“For my entire tenure, I have been concerned with what the executive director’s relationship has been with the state,” Tubbs told the Beacon last November, when state agencies were faced with steep budget cuts and the Basin Commission’s $150,000 budget landed on the chopping block. “She has not hidden the fact that she believes the state agencies are not good actors. But the bottom line is that I personally have a very large hole to fill in a state agency’s budget. That is not a vendetta.”

Anne Sherwood, the attorney representing Miske through the grievance process, said her client’s administrative duties may have come up short at times due to an outsized workload for a commission run by a single full-time employee. However, it did not rise to a level that merits termination.

“Even if the [DNRC] could terminate Ms. Miske’s employment, it lacks good cause to do so under the Montana Wrongful Discharge from Employment Act,” Sherwood wrote in a letter to the DNRC’s human resources manager.

Deb Tirmenstein, with the Flathead Basin Commission, and her dog Ismay search a boat for aquatic invasive species at an FWP watercraft inspection station in Ravalli. Beacon File Photo

Established by the Montana Legislature in 1983 as an independent body, the Flathead Basin Commission has worked to furnish protections on the region’s prized local waters for 35 years, and is administratively attached to the DNRC, the agency Miske and others say it is also charged with holding accountable.

Initially created to stave off mining and drilling efforts along the Canadian Flathead River north of Glacier National Park, the Flathead Basin Commission has since tackled a range of issues, including providing additional layers of defense to statewide prevention efforts aimed at keeping aquatic invasive species like mussels out of the state’s water bodies.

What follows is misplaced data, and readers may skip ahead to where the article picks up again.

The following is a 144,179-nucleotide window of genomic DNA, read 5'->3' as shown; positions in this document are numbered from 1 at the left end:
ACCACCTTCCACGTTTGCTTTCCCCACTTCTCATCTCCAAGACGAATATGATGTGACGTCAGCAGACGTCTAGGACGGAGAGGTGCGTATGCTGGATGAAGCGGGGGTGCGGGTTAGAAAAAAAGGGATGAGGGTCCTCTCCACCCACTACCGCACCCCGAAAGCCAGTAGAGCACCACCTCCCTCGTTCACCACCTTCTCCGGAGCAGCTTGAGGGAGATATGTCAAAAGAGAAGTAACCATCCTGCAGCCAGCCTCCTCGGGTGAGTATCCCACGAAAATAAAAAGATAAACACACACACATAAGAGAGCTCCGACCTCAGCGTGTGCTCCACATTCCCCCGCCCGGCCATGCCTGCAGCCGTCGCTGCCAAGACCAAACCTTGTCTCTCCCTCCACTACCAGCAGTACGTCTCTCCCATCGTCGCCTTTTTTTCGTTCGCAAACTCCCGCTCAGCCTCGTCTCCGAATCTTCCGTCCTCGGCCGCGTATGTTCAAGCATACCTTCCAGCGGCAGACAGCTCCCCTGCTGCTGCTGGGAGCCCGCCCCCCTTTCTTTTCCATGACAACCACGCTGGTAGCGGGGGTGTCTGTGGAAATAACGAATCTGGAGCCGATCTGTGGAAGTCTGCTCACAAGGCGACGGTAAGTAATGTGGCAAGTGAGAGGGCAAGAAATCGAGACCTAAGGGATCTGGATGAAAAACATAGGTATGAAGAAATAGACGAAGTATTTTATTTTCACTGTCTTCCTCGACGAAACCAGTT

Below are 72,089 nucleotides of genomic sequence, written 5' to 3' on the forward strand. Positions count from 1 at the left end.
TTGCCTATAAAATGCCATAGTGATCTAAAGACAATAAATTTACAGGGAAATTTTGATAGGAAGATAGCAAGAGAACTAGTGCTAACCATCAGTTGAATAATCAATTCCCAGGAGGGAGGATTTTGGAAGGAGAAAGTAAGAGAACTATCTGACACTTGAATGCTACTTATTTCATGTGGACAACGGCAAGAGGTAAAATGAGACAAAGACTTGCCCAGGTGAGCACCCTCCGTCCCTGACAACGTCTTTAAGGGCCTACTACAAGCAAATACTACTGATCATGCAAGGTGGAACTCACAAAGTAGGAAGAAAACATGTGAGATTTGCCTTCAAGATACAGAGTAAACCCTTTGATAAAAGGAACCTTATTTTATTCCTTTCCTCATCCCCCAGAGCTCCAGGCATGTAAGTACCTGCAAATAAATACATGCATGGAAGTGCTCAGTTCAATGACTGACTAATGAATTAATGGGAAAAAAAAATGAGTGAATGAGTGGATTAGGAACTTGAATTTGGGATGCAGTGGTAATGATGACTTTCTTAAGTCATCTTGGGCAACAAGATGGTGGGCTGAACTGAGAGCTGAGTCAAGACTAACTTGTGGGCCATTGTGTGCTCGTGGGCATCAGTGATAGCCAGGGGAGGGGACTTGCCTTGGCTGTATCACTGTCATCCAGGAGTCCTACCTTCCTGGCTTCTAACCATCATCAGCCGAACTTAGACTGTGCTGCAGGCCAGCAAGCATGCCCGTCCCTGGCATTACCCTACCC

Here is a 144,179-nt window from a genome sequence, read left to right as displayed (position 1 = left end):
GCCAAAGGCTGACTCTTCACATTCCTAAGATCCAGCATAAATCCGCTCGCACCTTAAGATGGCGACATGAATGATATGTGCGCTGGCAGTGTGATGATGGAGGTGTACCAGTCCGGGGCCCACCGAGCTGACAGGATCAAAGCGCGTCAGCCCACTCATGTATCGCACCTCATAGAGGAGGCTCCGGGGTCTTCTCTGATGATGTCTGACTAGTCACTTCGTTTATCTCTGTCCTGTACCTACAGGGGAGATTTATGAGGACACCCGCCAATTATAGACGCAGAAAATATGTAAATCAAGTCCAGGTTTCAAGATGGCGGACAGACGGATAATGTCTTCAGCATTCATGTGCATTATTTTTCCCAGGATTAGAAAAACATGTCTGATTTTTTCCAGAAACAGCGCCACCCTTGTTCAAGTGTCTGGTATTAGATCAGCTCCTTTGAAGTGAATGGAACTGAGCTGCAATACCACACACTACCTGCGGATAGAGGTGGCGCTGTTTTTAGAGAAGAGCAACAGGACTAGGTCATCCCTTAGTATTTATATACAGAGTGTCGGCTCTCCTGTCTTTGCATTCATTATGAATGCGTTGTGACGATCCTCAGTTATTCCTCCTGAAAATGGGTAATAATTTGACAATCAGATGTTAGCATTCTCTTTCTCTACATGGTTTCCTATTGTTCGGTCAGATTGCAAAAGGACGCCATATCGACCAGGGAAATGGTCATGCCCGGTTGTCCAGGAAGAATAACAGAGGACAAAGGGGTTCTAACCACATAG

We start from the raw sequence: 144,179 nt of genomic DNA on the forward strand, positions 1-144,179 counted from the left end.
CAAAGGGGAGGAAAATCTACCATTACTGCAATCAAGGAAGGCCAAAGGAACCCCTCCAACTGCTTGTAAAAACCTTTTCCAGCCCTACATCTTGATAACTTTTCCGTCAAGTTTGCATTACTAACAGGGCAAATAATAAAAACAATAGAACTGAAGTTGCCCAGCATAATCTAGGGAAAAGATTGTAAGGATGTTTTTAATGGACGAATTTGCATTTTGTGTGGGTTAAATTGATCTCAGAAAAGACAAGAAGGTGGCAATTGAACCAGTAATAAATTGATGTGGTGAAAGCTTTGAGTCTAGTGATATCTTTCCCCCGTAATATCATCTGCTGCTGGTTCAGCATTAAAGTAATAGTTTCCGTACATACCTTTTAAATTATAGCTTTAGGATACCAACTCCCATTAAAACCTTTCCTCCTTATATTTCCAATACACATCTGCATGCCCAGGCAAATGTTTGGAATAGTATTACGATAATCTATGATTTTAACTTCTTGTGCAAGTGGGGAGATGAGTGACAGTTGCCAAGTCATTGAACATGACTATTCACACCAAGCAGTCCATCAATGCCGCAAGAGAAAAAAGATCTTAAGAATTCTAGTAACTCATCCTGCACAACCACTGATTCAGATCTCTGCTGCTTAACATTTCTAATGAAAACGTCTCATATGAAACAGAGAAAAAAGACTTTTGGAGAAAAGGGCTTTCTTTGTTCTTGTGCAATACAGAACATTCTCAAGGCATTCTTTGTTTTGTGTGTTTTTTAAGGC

On that front, Miske has been a vocal critic of the response from the DNRC and Montana Fish, Wildlife and Parks to the positive detection in 2016 of invasive mussel larvae east of the Continental Divide in Tiber Reservoir, as well as their suspected presence in Canyon Ferry Reservoir and the Missouri River near Townsend.

Both locally and statewide, efforts to reduce the risk of devastating aquatic invasive species (AIS) spreading through Montana’s water bodies have since ramped up in response to the detection, including an exponential increase in legislative appropriations to fund the response.

Still, with the threat of invasive mussels knocking on the door of the Flathead Basin, Miske’s fierce independent streak emerged in critiques of the state’s response, as well as through efforts to fund additional AIS inspection stations to make up for what she called shortcomings in the state’s program.

The Flathead Basin Commission’s efforts to curb the threat of invasive mussels entering Montana have included funding watercraft inspection stations on the Blackfeet Indian Reservation, which proved effective, as well as purchasing and training mussel-sniffing canines.

That’s precisely the role of the commission, says Jim Jensen, executive director of the Montana Environmental Information Center, who was a state representative from Billings in 1983 when he co-sponsored the bill establishing the Flathead Basin Commission (FBC).